Today, friends, we climbed a mountain. Well, not literally. But I am so proud of our little family for what we accomplished today.
It started as a balmy, quiet morning. We ate breakfast, started running laundry, and we began to talk about the day. Then Scott announced that he wanted to go to Dunham’s Sports Store. My ears perked up. I had been (not so subtly) suggesting that we get a new bike for Noah since April.
Now as you’ll recall, Noah has been crazed over wanting a dragon for weeks. I told him then that maybe we could get him a new bike without training wheels because it would feel like riding a dragon when he would “fly” across the driveway and down the road. He was very adamant that he did NOT want a new bike. The bike he had been using was our next door neighbors’ son’s. He outgrew it years ago and they very kindly gave it to us. Noah loves this bike. He has skidded over the driveway to the point that both tires are bald and are about to pop. And now his knees are over the handle bars when he peddles.
“I’m thinking maybe we can go to Dunham’s today.” Scott said looking at me but talking to Noah who was eating a bowl of cereal at the kitchen counter.
“What’s Dunham’s, Dad?” Noah asked.
“It’s a sports store. They have all kinds of sports equipment,” Scott said nonchalantly. I stayed silent for fear that Noah would catch onto us.
“Can we go, Mom?” Noah asked obviously not understanding what Scott’s intention was.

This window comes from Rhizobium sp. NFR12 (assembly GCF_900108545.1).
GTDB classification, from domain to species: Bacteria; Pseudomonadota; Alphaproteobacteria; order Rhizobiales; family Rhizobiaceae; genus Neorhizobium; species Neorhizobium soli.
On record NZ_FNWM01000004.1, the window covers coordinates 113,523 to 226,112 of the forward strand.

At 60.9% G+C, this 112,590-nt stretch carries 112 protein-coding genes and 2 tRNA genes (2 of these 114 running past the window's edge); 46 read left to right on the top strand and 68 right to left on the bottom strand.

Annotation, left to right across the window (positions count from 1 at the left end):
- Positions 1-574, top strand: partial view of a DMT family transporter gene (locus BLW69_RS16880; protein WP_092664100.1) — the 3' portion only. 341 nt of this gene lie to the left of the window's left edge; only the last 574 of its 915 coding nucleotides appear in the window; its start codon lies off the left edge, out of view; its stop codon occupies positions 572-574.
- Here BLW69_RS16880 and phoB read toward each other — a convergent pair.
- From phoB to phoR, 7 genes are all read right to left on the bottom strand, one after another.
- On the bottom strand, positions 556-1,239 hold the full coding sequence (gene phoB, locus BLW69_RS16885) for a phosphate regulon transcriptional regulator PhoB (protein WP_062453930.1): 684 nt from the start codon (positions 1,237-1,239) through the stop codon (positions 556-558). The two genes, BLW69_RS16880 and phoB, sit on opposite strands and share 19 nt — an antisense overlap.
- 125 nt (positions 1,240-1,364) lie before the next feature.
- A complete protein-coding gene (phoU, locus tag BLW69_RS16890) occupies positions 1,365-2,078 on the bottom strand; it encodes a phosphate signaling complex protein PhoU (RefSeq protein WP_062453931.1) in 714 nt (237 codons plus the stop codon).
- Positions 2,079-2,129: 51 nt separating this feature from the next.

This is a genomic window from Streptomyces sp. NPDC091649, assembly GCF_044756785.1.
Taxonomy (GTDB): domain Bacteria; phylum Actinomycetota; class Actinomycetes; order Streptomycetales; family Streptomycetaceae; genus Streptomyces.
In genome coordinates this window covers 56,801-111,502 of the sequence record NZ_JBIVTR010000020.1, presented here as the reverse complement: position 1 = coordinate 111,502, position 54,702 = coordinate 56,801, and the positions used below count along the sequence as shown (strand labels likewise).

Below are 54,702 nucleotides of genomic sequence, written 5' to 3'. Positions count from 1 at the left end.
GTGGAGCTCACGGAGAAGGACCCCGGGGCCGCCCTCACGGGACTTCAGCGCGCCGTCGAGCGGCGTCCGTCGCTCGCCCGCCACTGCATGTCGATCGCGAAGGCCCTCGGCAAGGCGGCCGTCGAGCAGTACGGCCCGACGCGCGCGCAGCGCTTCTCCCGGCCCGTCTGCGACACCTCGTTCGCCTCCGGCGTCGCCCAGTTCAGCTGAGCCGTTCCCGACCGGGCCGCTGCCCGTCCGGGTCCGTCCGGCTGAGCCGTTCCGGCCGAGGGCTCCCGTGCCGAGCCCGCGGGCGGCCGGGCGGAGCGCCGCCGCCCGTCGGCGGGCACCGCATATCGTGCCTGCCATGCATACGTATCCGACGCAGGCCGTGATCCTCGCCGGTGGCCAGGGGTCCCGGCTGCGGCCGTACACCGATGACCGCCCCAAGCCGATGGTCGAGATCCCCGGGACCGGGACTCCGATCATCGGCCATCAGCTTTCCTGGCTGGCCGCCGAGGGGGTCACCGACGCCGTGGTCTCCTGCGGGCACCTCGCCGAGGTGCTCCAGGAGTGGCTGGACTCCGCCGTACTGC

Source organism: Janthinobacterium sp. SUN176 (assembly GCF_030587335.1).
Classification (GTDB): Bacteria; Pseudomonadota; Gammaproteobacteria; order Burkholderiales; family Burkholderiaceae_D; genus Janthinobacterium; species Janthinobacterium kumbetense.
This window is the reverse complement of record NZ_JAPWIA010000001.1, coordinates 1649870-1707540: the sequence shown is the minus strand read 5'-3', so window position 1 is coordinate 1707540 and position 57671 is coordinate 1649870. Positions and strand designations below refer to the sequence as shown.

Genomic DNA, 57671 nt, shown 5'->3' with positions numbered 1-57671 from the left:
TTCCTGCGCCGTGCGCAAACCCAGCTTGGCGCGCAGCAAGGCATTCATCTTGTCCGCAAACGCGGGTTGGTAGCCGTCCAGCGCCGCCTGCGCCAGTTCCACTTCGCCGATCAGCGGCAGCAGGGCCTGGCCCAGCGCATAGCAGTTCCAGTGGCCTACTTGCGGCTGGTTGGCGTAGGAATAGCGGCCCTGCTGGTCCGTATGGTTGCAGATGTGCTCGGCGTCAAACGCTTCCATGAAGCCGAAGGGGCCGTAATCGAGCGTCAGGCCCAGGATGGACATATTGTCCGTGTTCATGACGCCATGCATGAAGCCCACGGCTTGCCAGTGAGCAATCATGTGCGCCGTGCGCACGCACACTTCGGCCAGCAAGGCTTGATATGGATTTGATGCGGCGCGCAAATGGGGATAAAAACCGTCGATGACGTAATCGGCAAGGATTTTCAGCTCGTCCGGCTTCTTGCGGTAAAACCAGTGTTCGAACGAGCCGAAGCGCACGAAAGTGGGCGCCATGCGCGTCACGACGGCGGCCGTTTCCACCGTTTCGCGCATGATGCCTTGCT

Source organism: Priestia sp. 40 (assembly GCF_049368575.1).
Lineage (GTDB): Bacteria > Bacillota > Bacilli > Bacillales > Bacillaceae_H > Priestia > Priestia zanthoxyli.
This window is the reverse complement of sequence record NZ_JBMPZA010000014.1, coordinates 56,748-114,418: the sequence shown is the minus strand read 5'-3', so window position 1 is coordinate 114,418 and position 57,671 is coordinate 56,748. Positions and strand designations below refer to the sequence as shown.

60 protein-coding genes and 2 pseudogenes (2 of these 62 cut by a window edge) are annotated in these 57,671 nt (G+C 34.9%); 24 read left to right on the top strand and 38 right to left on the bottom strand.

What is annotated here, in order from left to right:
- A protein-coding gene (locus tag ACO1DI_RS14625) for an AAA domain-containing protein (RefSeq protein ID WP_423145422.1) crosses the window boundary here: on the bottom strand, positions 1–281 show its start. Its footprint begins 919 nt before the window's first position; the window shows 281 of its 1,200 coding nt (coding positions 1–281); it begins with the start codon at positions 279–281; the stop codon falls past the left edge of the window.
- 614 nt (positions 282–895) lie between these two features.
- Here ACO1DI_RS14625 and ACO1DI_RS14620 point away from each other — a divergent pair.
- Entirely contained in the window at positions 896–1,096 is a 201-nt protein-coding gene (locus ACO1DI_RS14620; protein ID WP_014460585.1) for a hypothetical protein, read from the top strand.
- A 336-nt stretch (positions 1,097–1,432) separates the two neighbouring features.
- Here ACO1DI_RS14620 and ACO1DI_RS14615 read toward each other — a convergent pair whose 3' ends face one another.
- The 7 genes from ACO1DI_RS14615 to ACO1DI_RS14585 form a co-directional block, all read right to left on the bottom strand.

“Yeah, you guys can go to Dunham’s,” I said. “I am going to take Gracie to the grocery store later.”
“Yeah! Luke, we are going to Dunham’s!” Noah yelped into the living room. They ran and got dressed.
When Grace and I got home from the grocery store a while later, Scott was in the garage with his baseball hat on backwards, screwing Noah’s brand new bike together. Noah was helping by holding things in place when Scott asked him to and was very proud of himself for being such a good helper.
“Look, Mom! It’s a fire bike.” He pointed to the flames painted on the bars and showed me how the hand breaks worked. “And I got a new helmet,” he beamed shoving it on his head. Luke showed me his new bike and helmet too.
“Wow, guys! You look awesome! I can’t wait to see how fast you can go!”
“But Mom, it doesn’t have stabilizers. I don’t know how this is going to work,” Noah hung his head. I had to fight back a laugh. He has always called training wheels “stabilizers” although I have no idea why.
I bent down to him setting the grocery bags on the ground. “Noah James. I KNOW you can do this. You are ready.” I hugged him. He pushed me away.
“Mom. Don’t hug me, please. I have to think about this.”
“Okay, okay,” I said picking up my bags. “Call me when you think you’re ready,” I added over my shoulder.
I’m not even exaggerating. Twenty minutes later, there was a rapid knocking at the door. I flung it open hoping there wasn’t a skinned knee or elbow. Noah was drenched in sweat. “Mom! Come watch me! I can do it! Without the stabilizers!”
I ran and got the video camera in one hand and hooked Gracie on my other arm and raced out to the driveway where Noah zipped around the driveway like he’d been riding a two-wheeler forever. I pointed the camera at Scott, “Good job, Daddy!” Scott smiled. We reached another milestone today.
Tonight when I was tucking Noah into bed and asking him what song he wanted me to sing to him, he said, “Wait a minute, Mom.” Then he sat up and wrapped his arms around my neck. “Thanks for telling me I could do it,” he whispered in my ear.
“You’re welcome, angel. I am so proud of you. You did a great job today.” I fought a fierce lump in my throat and blinked back tears. Cool moms don’t cry.
“Can I ride my bike again tomorrow?” I nodded.
I know it’s not anything really newsworthy, but in our little world today, we conquered a mountain on a fire bike.